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Copyright ©The Author(s) 2016.
World J Gastroenterol. Jan 7, 2016; 22(1): 253-261
Published online Jan 7, 2016. doi: 10.3748/wjg.v22.i1.253
Figure 1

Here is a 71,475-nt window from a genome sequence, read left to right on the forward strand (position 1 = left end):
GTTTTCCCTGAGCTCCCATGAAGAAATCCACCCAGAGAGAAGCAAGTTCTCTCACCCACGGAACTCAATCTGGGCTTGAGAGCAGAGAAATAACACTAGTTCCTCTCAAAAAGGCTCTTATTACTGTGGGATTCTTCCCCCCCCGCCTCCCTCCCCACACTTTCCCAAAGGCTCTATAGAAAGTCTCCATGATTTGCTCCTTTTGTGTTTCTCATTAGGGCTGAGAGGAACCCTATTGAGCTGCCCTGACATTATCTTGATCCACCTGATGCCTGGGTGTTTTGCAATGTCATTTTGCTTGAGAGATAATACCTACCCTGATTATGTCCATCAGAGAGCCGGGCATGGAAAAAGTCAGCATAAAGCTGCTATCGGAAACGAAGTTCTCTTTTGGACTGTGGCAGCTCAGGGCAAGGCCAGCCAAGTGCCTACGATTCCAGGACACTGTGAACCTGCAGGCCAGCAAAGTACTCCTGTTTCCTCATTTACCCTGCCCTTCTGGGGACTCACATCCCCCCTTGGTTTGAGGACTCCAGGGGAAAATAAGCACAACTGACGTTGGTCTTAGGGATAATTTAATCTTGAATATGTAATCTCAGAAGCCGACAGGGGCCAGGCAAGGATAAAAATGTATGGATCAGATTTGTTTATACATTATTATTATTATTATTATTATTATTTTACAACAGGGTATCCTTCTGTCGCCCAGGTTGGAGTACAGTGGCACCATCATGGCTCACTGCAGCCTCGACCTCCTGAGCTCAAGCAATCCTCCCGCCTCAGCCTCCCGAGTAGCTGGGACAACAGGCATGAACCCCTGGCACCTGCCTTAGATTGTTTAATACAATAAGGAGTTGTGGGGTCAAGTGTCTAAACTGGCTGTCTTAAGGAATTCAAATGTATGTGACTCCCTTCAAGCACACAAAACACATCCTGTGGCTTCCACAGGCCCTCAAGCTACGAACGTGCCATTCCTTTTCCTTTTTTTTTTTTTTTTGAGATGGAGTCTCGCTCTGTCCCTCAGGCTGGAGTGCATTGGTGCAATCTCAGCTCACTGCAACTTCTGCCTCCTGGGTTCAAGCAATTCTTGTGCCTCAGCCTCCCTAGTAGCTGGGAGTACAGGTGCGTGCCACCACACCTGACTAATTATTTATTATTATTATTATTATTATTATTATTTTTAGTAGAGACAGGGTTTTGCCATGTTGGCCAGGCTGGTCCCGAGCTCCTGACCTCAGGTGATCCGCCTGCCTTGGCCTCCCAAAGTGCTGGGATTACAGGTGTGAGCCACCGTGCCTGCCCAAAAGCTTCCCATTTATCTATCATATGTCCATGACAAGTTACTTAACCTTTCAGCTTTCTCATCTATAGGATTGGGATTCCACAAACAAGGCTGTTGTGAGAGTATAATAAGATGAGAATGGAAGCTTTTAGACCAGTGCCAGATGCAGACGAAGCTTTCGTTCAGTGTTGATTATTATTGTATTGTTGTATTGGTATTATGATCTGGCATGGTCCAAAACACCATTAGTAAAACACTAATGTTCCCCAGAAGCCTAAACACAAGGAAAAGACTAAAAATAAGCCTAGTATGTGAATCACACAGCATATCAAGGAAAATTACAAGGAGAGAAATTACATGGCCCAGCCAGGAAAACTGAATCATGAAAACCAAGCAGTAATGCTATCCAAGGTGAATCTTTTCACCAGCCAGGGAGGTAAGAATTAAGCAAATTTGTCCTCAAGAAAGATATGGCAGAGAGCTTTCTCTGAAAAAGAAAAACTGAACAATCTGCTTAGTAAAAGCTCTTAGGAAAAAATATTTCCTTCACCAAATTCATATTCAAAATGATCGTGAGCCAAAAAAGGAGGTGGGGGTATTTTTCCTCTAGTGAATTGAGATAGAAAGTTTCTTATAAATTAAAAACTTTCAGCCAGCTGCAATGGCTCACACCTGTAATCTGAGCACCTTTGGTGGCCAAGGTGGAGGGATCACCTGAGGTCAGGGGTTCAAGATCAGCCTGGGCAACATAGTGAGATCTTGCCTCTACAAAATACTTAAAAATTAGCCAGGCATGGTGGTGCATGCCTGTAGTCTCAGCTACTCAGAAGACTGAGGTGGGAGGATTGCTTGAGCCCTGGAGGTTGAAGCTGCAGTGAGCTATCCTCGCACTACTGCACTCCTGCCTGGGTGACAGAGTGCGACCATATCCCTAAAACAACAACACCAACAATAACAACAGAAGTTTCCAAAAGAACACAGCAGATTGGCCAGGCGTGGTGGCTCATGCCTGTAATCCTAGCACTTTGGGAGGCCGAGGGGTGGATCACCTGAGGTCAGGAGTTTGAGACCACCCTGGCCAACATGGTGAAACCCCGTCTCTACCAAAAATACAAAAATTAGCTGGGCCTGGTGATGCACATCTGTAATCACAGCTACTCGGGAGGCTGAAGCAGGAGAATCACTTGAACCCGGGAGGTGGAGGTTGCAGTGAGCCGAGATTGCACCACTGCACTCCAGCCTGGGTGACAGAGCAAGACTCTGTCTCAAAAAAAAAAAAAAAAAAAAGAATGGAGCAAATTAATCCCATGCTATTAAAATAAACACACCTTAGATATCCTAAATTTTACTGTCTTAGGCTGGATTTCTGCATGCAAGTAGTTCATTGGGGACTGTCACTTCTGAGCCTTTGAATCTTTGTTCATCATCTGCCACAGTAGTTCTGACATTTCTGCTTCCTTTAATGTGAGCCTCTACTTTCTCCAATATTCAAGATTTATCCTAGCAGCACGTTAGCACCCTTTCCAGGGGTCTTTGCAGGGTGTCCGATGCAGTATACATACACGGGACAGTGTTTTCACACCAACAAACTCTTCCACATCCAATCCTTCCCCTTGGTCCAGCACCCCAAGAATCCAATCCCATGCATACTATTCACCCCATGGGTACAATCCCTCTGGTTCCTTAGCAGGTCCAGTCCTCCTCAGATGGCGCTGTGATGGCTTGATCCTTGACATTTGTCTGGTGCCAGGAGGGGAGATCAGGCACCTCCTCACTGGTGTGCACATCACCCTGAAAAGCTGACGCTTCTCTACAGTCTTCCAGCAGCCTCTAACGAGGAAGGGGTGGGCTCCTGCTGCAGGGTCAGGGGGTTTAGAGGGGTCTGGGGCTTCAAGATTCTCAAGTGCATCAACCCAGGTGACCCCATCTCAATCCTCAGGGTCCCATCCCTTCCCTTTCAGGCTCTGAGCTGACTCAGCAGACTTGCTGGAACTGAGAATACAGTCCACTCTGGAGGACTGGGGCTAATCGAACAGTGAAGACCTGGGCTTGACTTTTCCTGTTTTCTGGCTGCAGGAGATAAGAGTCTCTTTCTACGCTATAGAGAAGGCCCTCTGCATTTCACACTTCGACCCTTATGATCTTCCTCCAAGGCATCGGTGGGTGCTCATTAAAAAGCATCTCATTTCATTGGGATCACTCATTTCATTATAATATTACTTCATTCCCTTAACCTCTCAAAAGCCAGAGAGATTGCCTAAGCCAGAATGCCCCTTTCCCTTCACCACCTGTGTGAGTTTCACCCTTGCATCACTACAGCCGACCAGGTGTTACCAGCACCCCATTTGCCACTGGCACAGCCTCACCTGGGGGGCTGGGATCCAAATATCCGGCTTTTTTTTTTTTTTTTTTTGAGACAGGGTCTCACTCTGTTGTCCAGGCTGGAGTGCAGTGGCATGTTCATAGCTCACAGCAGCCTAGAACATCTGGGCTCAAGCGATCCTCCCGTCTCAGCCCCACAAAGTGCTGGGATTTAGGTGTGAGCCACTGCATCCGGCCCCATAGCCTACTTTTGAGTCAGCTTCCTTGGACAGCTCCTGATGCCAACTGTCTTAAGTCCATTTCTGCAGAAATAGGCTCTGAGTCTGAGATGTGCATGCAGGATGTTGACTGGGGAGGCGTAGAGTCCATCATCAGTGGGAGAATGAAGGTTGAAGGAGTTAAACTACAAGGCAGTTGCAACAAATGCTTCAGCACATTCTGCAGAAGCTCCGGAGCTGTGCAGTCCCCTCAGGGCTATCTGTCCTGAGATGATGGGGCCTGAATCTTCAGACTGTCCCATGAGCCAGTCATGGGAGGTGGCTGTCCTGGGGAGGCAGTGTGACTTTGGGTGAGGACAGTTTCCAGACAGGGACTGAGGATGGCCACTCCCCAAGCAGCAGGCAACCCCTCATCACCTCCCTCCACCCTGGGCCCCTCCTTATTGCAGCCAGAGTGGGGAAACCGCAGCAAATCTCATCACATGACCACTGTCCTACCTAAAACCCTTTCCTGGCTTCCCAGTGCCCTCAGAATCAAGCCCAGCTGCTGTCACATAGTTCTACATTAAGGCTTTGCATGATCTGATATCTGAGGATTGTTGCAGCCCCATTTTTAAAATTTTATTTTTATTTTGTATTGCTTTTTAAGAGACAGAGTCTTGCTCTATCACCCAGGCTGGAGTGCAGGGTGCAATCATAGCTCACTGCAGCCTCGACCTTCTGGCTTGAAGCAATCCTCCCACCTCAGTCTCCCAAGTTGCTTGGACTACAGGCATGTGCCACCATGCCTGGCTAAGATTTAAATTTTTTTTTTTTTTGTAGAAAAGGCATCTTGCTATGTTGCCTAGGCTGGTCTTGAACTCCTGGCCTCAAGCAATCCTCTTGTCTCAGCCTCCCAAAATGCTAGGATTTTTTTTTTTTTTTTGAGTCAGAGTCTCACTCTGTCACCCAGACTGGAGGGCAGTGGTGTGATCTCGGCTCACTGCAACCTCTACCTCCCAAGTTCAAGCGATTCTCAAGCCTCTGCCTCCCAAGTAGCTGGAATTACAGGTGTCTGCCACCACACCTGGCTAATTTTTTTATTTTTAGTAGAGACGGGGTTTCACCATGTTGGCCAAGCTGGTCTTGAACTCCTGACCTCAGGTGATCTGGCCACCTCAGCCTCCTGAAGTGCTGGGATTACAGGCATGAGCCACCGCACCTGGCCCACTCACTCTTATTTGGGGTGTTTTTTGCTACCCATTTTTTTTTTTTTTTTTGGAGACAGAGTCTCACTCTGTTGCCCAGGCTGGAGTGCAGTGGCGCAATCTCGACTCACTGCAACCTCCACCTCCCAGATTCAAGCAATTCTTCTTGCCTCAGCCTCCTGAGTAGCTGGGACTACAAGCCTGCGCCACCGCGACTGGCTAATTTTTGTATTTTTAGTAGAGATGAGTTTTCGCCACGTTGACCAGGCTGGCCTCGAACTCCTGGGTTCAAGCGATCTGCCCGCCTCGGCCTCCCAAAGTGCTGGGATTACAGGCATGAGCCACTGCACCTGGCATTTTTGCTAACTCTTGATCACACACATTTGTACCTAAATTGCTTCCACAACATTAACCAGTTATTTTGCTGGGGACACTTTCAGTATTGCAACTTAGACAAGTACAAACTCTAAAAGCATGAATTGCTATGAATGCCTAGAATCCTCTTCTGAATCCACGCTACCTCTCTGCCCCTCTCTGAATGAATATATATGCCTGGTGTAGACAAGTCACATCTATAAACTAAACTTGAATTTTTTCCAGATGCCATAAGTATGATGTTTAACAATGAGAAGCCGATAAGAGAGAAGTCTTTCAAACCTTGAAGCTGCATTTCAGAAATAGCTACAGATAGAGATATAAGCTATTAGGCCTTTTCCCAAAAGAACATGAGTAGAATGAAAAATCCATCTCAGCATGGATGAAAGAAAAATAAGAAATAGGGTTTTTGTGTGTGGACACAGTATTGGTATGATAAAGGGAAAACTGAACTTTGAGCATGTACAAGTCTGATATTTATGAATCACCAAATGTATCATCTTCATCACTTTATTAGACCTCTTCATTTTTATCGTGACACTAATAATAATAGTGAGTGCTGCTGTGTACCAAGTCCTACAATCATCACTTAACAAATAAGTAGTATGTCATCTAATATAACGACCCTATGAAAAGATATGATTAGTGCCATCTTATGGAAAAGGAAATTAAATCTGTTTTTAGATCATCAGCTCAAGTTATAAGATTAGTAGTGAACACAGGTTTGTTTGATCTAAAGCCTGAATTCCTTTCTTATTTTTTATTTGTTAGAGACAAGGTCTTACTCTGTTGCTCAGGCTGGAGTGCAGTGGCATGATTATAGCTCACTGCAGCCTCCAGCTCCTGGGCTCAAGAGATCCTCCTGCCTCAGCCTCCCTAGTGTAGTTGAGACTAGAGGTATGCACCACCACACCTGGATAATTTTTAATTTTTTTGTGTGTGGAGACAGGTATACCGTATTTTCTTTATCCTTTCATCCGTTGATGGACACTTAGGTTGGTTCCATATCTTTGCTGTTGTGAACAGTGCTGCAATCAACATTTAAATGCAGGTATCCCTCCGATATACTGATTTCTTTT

Figure 1 Immune-based therapies for hepatocellular carcinoma. Tumor-specific T cells can be stimulated by several ways including adoptive cell therapy, tumor vaccines, cytokines or by inhibiting immune suppressive mechanisms (immune checkpoint inhibitors, depletion of Tregs or MDSCs). These tumor-specific T cells are able to kill the tumor cells in an antigen-specific way. Conventional therapies (RFA, TACE, PEI, microwave ablation, TARE) can destroy tumor cells, which result in the release of tumor antigens and danger-associated molecular patterns that can activate DCs resulting in the activation of tumor-specific T cells. RFA: Radiofrequency ablation; PEI: Percutaneous ethanol injection; TACE: Transarterial chemoembolization; TARE: Transarterial radioembolization; DAMPs: Danger-associated molecular patterns; PAMPs: Pathogen-associated molecular patterns; DC: Dendritic cell; NK: Natural killer; LAK: Lymphokine-activated killer; NKT cell: Natural killer T cell; CIK: Cytokine-induced killer; CAR: Chimeric antigen receptor; CTL: Cytotoxic T lymphocyte; Treg: Regulatory T cell; MDSC: Myeloid derived suppressor cells; CTLA-4: Cytotoxic T lymphocyte antigen 4; PD-1: Programmed-death 1.